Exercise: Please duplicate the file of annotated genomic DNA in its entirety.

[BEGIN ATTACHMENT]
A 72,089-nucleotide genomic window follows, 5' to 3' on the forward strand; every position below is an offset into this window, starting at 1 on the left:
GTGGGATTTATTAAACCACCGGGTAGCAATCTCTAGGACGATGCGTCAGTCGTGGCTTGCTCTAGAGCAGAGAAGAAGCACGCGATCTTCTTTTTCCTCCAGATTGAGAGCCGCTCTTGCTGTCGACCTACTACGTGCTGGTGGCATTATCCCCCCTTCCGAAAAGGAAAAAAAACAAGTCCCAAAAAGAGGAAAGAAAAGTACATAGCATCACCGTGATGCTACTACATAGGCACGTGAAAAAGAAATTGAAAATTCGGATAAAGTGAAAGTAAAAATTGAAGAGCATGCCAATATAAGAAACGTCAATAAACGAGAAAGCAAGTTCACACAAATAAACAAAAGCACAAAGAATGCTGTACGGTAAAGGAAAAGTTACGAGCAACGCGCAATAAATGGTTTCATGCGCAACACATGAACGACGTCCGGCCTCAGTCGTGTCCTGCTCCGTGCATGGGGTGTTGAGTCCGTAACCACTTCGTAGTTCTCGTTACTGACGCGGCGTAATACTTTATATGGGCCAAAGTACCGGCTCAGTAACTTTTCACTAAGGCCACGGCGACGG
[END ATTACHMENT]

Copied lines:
A 72,089-nucleotide genomic window follows, 5' to 3' on the forward strand; every position below is an offset into this window, starting at 1 on the left:
GTGGGATTTATTAAACCACCGGGTAGCAATCTCTAGGACGATGCGTCAGTCGTGGCTTGCTCTAGAGCAGAGAAGAAGCACGCGATCTTCTTTTTCCTCCAGATTGAGAGCCGCTCTTGCTGTCGACCTACTACGTGCTGGTGGCATTATCCCCCCTTCCGAAAAGGAAAAAAAACAAGTCCCAAAAAGAGGAAAGAAAAGTACATAGCATCACCGTGATGCTACTACATAGGCACGTGAAAAAGAAATTGAAAATTCGGATAAAGTGAAAGTAAAAATTGAAGAGCATGCCAATATAAGAAACGTCAATAAACGAGAAAGCAAGTTCACACAAATAAACAAAAGCACAAAGAATGCTGTACGGTAAAGGAAAAGTTACGAGCAACGCGCAATAAATGGTTTCATGCGCAACACATGAACGACGTCCGGCCTCAGTCGTGTCCTGCTCCGTGCATGGGGTGTTGAGTCCGTAACCACTTCGTAGTTCTCGTTACTGACGCGGCGTAATACTTTATATGGGCCAAAGTACCGGCTCAGTAACTTTTCACTAAGGCCACGGCGACGG